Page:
Illinois Senate mulls fate of budget that would end stalemate

By Karen Pierog and Dave McKinney

CHICAGO (Reuters) - The fate of Illinois' first budget since 2015 moved to the Senate on Monday after the House of Representatives completed its work by approving legislation to implement a spending plan for fiscal 2018.

The measure, which passed in a 72-36 vote and includes a way to pay down the state's $15 billion unpaid bill backlog, follows the House's approval on Sunday of a $36 billion spending bill and a revenue bill boosting taxes by $5 billion that Governor Bruce Rauner has vowed to veto.

All three measures, which passed the Democratic-controlled chamber with the support of some Republicans, are destined for votes in the Senate.

John Patterson, a spokesman for Democratic Senate President John Cullerton, said the Senate will be in session on Tuesday "to vote on a balanced budget."

Earlier on Monday, Cullerton told reporters it would be “very difficult” to pass the House-approved budget package without support from Senate Republicans, who rejected a similar tax increase that passed the Senate with 32 Democratic votes in May. Now, 36 votes are necessary to pass the budget legislation.

"I don't want to call a bill and have it fail," Cullerton said.

He said he would like to re-enter negotiations with Republicans on stalled so-called reforms, including a local property tax freeze, sought by Rauner and his legislative allies in order to win their backing on a budget.

A stalemate between the state's Republican governor and Democrats who control the legislature has left the nation's fifth-largest state without a complete budget for two-straight fiscal years. While fiscal 2018 began on Saturday, lawmakers have been scrambling to piece together a spending and revenue plan to avoid Illinois becoming the first-ever U.S. state to be rated junk.

Fitch Ratings on Monday cited "concrete progress" on the budget front, but warned that a downgrade of its BBB rating was still possible in the case of a budget that is temporary, partial or that is enacted beyond the current legislative session.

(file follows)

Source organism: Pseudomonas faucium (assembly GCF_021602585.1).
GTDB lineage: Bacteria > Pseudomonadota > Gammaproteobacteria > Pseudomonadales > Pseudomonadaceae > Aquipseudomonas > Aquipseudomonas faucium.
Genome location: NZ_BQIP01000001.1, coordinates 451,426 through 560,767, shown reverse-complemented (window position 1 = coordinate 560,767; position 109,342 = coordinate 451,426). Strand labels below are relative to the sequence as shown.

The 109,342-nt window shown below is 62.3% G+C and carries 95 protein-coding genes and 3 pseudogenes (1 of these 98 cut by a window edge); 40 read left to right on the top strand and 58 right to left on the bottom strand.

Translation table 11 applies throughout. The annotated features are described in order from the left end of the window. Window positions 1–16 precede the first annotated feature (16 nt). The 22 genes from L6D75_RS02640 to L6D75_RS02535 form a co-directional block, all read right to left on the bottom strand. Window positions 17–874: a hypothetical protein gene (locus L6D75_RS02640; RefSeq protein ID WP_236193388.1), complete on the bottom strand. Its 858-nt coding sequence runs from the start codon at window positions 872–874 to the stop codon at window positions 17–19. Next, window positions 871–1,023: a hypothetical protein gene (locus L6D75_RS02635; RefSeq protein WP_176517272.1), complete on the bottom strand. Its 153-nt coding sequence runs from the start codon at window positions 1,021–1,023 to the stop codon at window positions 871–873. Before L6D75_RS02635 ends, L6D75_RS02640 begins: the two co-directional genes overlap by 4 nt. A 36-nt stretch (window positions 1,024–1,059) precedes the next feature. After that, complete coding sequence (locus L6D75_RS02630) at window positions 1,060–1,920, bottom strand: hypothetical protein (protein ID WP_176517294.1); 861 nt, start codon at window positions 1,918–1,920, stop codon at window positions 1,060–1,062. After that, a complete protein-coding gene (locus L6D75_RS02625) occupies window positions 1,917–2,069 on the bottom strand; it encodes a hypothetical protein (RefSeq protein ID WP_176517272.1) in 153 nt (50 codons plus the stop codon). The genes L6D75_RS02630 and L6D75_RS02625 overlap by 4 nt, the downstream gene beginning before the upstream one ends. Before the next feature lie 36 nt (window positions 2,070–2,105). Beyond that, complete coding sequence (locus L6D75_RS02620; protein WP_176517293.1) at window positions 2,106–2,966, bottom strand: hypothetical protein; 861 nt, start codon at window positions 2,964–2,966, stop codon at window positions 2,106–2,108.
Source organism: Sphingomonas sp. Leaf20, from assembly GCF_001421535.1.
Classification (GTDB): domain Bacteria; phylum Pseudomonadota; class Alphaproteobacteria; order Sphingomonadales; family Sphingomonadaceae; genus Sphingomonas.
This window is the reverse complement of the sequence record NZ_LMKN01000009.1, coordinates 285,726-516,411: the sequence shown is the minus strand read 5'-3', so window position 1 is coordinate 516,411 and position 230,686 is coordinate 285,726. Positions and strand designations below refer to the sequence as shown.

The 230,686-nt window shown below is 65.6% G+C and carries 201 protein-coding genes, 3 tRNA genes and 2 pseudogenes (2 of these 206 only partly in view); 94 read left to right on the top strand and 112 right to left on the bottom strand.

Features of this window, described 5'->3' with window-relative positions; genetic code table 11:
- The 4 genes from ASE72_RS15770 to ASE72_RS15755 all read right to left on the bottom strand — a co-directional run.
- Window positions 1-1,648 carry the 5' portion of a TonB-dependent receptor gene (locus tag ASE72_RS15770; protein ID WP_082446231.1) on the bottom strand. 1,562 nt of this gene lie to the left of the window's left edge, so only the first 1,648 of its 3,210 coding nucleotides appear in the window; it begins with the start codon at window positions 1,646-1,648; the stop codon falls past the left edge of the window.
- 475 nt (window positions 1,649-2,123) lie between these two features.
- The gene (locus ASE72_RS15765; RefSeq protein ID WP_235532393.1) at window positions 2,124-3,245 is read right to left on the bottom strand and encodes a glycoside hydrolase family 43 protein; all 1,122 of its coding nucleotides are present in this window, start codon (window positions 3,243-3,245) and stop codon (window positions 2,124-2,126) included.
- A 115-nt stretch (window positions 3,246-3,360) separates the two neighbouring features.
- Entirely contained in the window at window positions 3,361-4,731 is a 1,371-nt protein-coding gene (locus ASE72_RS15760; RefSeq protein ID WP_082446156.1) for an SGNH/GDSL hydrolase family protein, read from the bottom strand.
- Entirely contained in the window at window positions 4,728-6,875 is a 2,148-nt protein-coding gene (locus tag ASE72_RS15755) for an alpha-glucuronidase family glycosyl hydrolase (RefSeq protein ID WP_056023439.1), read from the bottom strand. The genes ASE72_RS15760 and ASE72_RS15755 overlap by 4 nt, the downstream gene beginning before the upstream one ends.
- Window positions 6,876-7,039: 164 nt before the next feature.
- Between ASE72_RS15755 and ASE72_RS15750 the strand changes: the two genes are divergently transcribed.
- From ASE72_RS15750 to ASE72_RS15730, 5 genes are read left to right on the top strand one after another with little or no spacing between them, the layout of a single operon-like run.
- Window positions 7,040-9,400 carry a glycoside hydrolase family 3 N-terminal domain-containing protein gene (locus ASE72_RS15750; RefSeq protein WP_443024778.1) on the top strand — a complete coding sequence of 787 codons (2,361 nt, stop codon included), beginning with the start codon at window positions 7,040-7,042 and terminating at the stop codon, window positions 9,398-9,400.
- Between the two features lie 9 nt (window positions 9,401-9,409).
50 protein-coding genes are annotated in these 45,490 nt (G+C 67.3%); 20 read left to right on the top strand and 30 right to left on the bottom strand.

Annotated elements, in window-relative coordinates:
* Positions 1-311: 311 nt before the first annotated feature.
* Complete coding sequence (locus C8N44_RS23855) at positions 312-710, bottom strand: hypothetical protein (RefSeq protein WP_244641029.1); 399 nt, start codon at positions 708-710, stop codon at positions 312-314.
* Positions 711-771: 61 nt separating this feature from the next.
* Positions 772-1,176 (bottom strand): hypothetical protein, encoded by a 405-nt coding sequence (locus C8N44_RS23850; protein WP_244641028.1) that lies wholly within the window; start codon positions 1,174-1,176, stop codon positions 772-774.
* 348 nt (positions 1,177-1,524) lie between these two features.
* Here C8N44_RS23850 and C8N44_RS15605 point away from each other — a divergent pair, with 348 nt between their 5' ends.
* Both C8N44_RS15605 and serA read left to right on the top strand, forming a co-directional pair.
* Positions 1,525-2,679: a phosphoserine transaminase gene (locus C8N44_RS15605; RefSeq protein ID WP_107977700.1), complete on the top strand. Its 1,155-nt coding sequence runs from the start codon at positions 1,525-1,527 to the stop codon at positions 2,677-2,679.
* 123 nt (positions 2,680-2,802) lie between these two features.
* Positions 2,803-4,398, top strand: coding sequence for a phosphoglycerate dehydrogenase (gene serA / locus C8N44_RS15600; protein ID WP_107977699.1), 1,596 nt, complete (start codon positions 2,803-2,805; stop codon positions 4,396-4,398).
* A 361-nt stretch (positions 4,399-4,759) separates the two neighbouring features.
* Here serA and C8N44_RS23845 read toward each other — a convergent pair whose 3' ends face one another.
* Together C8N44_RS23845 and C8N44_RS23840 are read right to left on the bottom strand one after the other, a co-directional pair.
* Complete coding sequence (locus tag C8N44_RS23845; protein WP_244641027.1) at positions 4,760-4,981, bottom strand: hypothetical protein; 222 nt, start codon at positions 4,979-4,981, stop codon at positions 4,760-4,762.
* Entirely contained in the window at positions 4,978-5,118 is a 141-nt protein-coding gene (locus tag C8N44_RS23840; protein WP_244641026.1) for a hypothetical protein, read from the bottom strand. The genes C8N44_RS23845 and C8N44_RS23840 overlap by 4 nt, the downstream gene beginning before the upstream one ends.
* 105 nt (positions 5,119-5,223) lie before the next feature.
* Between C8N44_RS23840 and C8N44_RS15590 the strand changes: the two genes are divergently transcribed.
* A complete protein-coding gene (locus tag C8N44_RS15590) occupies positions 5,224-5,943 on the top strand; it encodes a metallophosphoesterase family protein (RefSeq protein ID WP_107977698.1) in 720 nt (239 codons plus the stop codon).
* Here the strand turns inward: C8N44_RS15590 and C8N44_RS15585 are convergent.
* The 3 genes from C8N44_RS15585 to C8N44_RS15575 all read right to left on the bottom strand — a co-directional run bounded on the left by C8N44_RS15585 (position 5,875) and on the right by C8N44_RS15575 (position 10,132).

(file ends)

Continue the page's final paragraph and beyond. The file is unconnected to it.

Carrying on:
S&P, which rates Illinois one notch above junk at BBB-minus, called the House action "a meaningful step."

"If a budget is enacted, the degree to which it closes the state's structural deficit, provides a pathway for addressing the backlog of unpaid bills, and its impact on cash flows, will be important factors in our review of its effect on Illinois' credit quality," S&P said in a statement.

House Speaker Michael Madigan predicted Senate passage of the budget bills and said there would be an override effort in his chamber should the governor veto any of the measures.

He also condemned what he described as "undue intimidation" by the governor, which he said caused a mass defection of House Republicans away from Rauner’s positions on the budget.

The House-passed budget implementation bill includes a plan aimed at reducing the state's backlog of unpaid bills, which ballooned to about $15 billion due to the budget impasse, by $8 billion. One element of the plan calls for the issuance of up to $6 billion of general obligation bonds.

Illinois already pays the biggest interest rate penalty among states in the U.S. municipal bond market, and a junk rating would make selling new debt difficult and expensive.

In addition to the bonds, the legislation allows money to be borrowed from Illinois' myriad of funds allocated for specific purposes.

State Representative Greg Harris, the House Democrats' budget point person, said enough money has been identified only to cover debt service on $3 billion of bonds and that the rest of the debt could be issued once additional revenue is available.

(Editing by David Gregorio and Matthew Lewis)